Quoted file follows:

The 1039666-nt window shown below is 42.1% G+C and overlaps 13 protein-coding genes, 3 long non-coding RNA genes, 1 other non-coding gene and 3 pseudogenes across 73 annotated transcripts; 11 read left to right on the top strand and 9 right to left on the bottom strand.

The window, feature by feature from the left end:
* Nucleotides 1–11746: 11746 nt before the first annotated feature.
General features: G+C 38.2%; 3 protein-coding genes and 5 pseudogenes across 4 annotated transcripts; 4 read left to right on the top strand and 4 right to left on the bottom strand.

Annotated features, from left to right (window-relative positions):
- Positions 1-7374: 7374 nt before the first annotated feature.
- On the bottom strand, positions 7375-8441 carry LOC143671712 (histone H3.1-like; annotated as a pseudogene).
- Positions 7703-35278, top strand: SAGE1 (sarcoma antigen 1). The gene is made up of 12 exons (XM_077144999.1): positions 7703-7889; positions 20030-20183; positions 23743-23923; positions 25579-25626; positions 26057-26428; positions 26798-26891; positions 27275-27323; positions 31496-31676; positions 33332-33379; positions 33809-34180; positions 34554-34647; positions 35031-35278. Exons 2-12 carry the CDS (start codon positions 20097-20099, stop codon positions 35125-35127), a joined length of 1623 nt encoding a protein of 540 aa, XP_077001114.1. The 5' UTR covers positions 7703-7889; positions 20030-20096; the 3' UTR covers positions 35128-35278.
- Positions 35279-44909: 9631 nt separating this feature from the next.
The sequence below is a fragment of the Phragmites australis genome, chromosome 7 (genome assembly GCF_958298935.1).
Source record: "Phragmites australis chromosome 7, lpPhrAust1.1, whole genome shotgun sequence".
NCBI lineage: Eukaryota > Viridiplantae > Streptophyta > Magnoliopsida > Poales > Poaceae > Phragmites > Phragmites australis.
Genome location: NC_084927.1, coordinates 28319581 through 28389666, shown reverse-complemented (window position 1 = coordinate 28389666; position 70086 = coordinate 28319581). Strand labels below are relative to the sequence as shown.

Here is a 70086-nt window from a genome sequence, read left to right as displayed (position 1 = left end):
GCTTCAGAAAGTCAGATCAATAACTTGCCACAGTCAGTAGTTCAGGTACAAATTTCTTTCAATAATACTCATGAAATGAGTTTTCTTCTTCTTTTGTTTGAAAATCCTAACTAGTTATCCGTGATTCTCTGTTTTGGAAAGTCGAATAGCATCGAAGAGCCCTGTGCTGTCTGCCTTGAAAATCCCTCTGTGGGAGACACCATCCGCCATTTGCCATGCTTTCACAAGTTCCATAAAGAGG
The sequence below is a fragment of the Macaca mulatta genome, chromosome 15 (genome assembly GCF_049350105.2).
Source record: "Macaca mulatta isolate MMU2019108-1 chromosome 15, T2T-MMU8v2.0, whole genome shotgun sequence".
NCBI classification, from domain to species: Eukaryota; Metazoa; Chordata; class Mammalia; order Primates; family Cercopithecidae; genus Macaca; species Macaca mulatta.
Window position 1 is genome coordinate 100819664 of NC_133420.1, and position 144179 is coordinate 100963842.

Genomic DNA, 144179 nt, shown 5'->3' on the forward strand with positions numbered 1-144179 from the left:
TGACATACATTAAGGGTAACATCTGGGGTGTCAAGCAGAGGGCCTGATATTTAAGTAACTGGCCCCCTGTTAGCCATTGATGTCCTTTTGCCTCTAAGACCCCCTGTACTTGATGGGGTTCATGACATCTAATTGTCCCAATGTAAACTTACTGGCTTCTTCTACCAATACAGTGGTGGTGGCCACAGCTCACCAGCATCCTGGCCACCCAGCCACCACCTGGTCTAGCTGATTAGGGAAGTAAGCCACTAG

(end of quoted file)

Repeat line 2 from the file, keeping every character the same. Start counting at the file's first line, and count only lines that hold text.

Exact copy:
The window, feature by feature from the left end: